Every month, I’m fortunate that I get to explore an important topical issue in depth for Our Sunday Visitor.
In 2019, I had the opportunity to write a primer on the Church’s social teachings on migration, a piece on what missionary work around the world looks like today, a look at what the virgin martyrs really teach us and a serious presentation on the Synod of Bishops on the Amazon, among others. In the coming months, I’ll have “In Focus” packages examining the 2010 earthquake in Haiti, the importance of integrating the disabled into the life of the Church, and why marriage is an important vocation.
For the in-depth pieces I wrote for OSV in 2019, complete with sidebars, I’ve linked to the main articles in the subheads below.
Immigration is one of those issues that polarizes Catholics along partisan-ideological lines. We often yell at each other about it, but rarely have substantive discussions where we understand the underlying principles while having honest disagreements on how to implement those principles into policy.
So that was why I wanted to write an In Focus package that presented the ins and outs of the Church’s Social Teaching on migration. I aimed to put everything on the table as to what the Church teaches on the right of migration, what those teachings are based on, and what their real-life implications are. I know there are Catholics who just don’t want to hear any of it; one person on Facebook told me the Church was flat-out wrong in its social teaching. But I hoped this would at least challenge some Catholics to reconsider how they approach immigration while informing others who are open-minded and believe it is important to welcome and care for the stranger among us.
Last November, John Chau, a 26-year-old American, was killed when he tried to contact a remote tribe on North Sentinel Island. Chau was a self-styled explorer and Protestant missionary, perhaps naive and possessing what some would describe as a bit of a messiah complex. Some of the media coverage and think pieces that followed his death were critical not just of Chau, but also of the very concept of mission work, with some commentators dismissing it as a relic of colonialism.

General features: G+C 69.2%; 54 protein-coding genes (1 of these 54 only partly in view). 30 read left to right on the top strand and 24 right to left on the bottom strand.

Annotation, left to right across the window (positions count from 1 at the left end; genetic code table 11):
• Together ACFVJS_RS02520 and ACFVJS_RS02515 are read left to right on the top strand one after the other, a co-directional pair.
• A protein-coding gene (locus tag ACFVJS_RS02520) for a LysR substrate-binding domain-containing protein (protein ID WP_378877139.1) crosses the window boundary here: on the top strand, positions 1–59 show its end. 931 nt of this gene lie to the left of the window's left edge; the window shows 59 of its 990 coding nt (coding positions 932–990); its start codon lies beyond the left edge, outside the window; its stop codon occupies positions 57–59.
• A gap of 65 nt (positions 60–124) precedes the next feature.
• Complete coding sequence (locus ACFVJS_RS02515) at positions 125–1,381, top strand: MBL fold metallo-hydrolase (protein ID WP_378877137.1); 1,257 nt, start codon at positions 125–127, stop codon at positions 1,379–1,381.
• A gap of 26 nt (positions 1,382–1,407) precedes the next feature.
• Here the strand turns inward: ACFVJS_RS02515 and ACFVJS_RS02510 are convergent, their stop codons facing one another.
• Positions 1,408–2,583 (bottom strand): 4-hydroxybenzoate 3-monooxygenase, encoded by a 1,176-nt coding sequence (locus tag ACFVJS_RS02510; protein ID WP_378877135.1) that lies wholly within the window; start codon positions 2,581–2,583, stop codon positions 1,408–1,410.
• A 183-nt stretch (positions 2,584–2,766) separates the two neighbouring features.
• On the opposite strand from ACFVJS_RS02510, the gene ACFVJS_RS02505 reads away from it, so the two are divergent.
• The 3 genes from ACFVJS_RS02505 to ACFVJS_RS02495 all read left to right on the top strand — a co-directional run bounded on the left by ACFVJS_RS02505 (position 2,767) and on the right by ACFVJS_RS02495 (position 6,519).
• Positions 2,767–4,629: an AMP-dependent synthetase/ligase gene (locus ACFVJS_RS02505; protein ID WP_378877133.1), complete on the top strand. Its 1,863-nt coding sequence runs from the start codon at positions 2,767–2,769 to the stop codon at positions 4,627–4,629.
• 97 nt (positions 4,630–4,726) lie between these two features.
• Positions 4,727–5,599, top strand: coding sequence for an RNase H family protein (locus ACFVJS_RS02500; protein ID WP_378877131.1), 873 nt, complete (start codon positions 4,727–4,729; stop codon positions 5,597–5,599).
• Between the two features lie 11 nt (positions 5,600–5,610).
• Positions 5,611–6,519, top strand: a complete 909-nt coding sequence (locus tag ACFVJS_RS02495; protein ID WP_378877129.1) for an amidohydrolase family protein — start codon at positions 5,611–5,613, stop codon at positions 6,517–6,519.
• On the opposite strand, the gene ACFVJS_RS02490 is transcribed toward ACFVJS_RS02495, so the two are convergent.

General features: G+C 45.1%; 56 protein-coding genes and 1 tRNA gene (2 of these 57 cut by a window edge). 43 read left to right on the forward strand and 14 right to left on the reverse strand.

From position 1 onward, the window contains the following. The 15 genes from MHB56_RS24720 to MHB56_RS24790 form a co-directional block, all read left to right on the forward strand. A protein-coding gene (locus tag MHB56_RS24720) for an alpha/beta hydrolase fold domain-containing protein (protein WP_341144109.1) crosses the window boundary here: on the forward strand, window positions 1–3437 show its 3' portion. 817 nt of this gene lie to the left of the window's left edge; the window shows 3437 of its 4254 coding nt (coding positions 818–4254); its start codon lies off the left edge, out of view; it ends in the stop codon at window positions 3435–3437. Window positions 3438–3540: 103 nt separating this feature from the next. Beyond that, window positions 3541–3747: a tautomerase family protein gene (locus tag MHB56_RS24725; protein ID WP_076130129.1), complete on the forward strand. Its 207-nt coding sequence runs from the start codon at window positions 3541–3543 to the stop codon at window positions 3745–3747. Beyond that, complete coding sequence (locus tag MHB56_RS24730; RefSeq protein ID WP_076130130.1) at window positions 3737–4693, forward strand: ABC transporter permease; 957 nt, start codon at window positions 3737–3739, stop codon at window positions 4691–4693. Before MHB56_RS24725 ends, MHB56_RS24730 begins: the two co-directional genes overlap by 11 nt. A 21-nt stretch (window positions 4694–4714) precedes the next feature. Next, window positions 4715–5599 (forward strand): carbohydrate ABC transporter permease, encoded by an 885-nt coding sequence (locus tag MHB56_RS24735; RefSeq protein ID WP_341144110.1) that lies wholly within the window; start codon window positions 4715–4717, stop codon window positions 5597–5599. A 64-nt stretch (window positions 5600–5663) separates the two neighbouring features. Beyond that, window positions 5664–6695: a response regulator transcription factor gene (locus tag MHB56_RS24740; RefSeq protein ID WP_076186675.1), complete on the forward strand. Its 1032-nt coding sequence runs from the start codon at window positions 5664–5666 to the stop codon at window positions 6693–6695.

However, just before he ascended to Heaven, the Lord Jesus gave his apostles – and us – the mandate to preach the Gospel and baptize the nations. How do we do that in a modern world where interreligious dialogue is a priority, and where respect for local cultures and traditions is an important value? How do we do mission work in areas where there are remote tribes, where the government prohibits contact with them because of the risks of violence and disease? I tried to answer those questions in this piece.
The lives of Sts. Cecilia, Agatha, Agnes, Anastasia and Lucy have resonated across centuries. They have been venerated for nearly two millennia and are immortalized in the Roman Canon. But to modern ears, the way their stories are often presented can sound problematic. To hear some people tell it, you might think those holy women were saints because they managed not to get raped.
In the Me Too era, where we are generally more aware of just how prevalent sexual violence against women is, I thought it was an important and timely subject matter to dispel the outdated view that the virgin martyrs were holy because they kept their purity intact. In fact, there were early canonized virgin martyrs who were raped before being killed. They didn’t lose their chastity in being assaulted. Maria Goretti would still have been a saint even if she were violated.
The virgin martyrs, with their stories of heroic selflessness, nonviolent resistance to evil and single-minded focus on Jesus, all point to Christ as the center of their lives. That is what made them saints.